There were plenty of sore bodies after racing overnight at the Laser world championships in Croatia, and a fair degree of satisfaction as well as disappointment among the Kiwi contingent.
Sam Meech continued his good form, collecting three second-placed finishes in the strong winds to sit in fourth, only two points behind Cypriot Pavlos Kontides.
He was joined in the top 10 by Tom Saunders, who is seventh after banking a second, fourth and third in his three races.
Andrew McKenzie thought he had moved up considerably into 17th after three solid races only to be slapped with a disqualification after a protest. It meant the 46th he scored in the opening race of the regatta needed to count - all sailors discard their worst score in qualifying - and he slipped well down the leaderboard.
"Unfortunately for me, a he-said-she-said protest in the final race of the day means I pick up a DSQ which has sent me all the way back to 50th," he says. "This makes me the 'first loser', meaning I will be in silver fleet for the rest of the regatta. I disagree with the decision and find it very disappointing but there is nothing I can do now."
Meech and Saunders comfortably qualified for gold fleet, which is made up of the top third of the field of 147 sailors, although it wasn't always comfortable on the race track off the coast of Split.
Winds of 20-25 knots battered the sailors overnight and many were showing the after effects of a hard day on the water.
"Everyone is looking like they can hardly walk now," says Meech. "It looks like we will have some good breeze again tomorrow so I'm going to be super tired after tomorrow's racing.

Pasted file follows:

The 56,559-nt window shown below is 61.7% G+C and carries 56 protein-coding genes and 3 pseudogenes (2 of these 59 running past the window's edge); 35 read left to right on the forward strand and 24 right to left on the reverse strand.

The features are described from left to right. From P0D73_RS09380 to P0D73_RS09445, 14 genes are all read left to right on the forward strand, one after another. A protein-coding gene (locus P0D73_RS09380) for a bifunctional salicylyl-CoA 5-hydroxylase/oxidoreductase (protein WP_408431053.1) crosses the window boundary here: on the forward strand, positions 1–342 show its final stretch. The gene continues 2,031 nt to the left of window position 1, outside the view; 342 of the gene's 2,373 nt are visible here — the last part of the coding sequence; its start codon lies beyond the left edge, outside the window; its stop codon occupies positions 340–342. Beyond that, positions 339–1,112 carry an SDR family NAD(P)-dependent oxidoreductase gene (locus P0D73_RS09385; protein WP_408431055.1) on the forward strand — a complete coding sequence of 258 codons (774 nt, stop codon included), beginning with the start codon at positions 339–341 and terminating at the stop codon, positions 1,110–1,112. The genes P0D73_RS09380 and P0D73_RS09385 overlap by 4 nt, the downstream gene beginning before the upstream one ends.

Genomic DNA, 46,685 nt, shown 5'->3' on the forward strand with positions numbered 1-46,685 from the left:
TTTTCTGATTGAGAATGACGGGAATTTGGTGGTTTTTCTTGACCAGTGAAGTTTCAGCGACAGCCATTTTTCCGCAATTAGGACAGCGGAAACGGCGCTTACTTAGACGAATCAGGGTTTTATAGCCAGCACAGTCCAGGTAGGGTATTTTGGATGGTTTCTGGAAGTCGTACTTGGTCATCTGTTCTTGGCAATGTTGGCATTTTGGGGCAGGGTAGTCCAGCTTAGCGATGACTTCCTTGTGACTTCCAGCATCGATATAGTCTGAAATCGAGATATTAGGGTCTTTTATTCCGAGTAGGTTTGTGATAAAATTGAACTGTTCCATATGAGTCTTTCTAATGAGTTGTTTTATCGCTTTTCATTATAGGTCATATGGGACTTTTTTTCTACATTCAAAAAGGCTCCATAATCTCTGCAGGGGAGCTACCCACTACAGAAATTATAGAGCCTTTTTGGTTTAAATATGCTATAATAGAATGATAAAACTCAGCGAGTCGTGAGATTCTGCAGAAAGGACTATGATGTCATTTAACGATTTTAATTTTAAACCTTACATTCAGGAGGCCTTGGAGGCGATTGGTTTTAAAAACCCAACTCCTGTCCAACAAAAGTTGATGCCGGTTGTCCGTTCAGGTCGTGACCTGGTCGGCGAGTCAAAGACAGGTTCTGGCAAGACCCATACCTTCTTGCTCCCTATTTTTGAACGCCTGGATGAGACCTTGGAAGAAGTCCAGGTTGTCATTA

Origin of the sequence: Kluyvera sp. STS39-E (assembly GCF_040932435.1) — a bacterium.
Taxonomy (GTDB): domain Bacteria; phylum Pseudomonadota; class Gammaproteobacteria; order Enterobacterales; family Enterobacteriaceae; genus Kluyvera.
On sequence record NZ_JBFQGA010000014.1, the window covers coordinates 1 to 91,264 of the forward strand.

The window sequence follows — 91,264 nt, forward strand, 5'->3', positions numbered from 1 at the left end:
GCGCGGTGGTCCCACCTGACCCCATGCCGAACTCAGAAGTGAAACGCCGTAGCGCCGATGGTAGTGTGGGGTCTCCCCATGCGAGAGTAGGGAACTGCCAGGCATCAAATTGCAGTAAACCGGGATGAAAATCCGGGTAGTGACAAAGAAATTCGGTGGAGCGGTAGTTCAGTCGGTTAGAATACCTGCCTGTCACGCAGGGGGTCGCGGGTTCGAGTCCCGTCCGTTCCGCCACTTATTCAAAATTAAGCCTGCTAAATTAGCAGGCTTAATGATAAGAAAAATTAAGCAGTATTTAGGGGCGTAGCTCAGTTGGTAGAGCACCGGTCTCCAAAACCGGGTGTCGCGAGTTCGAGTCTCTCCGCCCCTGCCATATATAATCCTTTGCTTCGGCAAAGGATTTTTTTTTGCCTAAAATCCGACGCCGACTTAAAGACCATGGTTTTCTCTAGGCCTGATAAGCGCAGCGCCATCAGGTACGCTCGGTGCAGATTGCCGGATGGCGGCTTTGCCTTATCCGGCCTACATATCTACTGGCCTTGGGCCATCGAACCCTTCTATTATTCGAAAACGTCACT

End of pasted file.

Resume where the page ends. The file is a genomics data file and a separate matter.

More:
"The racing really begins tomorrow. Everyone is on similar points so it's basically like the regatta starts again tomorrow because the points gaps will suddenly become a lot bigger."
It's certainly tight among the contenders after qualifying and most of the big names are hovering. Only 16 points separate the top 10 and, ominously, the Australians are well poised with Matthew Wearn moving up into third and Olympic champion Tom Burton sixth after two wins overnight.
Meech has been a model of consistency, finishing second in his last four races, although he had to play catch-up in the opening race overnight.
"It was super hard out there today," he says. "It was really, really hard on the body but I'm pretty stoked to come away with three seconds.
"In the first race I had a really good start but went the wrong way and was quite far back in the pack at the first mark but I had a really god run and then managed to get a couple of boats before the finish so that was really good.
"In the next two races I was in a pretty solid position the whole way round. Unfortunately, Tom Burton from Australia won both those races. I couldn't quite catch him."
Survival was the main priority for some in the fleet and gear damage was common. Kontides failed to finish the last race when his sail ripped and local favourite and Rio silver medalist Tonci Stipanovic limped home with a tear in his sail.
"It doesn't get any tougher than that, sailing in the upper wind limits and with massive waves," says Saunders. "It was a case of getting off the line and sending it.
"I'm really happy to get through in a good position. The points are close so we pretty much start again tomorrow. I will take each race as it comes and keep trying to bank some good scores."
George Gautrey joined McKenzie in silver fleet after qualifying in 57th.